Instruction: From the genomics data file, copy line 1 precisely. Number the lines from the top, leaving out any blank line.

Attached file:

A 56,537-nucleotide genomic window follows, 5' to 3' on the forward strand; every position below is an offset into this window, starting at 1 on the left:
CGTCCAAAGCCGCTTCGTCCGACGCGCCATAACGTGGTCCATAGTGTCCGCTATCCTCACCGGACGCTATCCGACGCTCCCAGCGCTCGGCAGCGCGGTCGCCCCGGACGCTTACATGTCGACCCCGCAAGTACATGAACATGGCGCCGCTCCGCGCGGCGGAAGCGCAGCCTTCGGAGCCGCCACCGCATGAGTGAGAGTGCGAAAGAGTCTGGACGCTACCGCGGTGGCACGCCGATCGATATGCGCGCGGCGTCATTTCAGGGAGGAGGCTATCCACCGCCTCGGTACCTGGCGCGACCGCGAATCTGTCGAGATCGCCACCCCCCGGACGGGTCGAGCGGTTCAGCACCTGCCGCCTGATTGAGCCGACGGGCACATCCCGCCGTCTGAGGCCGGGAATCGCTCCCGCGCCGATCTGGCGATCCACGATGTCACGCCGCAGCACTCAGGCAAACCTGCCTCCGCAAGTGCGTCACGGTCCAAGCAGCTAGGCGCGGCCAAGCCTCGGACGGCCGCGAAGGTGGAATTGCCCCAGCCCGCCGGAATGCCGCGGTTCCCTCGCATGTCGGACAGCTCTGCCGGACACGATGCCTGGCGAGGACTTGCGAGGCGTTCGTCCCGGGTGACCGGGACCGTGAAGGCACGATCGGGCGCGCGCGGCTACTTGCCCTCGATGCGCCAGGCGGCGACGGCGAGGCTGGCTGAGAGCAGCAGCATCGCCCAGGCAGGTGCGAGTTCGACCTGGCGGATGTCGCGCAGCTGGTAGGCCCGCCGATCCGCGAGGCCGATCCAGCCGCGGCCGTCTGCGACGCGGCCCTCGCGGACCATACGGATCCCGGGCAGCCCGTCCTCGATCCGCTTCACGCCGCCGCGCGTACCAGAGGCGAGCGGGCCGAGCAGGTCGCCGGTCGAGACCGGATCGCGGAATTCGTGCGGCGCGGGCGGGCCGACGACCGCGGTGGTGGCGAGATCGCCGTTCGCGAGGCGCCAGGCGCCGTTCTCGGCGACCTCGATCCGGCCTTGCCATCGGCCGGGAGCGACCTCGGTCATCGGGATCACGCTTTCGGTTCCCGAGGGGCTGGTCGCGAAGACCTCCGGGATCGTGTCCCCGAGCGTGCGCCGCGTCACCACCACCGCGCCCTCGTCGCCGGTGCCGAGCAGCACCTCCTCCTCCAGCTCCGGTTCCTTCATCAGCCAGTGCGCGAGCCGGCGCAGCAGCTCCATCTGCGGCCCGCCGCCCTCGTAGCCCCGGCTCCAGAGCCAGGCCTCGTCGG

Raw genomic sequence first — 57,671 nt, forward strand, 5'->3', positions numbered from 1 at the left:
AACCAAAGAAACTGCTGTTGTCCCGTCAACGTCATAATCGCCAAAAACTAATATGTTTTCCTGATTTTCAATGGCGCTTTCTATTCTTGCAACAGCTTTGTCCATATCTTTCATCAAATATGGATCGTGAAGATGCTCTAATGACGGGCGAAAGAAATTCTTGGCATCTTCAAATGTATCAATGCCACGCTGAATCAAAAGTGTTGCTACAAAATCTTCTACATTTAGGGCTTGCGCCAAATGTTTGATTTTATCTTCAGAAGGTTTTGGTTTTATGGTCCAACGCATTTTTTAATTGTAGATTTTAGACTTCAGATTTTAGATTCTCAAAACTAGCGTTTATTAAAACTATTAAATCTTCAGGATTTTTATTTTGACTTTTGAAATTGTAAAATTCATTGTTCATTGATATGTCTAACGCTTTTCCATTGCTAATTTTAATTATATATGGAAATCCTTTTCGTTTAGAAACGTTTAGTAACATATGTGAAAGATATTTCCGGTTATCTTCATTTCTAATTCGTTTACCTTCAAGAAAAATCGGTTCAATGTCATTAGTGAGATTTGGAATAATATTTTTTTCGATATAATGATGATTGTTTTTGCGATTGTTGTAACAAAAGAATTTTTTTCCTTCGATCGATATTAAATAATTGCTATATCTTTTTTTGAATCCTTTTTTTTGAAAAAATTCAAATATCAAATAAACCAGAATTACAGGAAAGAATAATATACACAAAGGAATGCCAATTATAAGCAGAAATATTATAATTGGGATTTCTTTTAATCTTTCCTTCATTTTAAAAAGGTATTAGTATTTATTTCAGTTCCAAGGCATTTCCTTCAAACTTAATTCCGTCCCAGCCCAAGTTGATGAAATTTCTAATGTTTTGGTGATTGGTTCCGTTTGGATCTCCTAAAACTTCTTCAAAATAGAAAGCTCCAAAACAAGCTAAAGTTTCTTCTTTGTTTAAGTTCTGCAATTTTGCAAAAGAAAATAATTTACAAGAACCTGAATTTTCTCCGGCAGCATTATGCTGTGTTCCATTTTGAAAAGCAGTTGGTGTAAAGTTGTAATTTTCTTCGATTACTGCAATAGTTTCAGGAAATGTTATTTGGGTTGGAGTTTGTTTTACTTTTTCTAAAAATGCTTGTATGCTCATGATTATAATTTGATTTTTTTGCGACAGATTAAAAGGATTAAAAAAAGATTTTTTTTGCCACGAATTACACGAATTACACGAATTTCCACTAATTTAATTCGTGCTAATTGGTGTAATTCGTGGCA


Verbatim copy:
A 56,537-nucleotide genomic window follows, 5' to 3' on the forward strand; every position below is an offset into this window, starting at 1 on the left: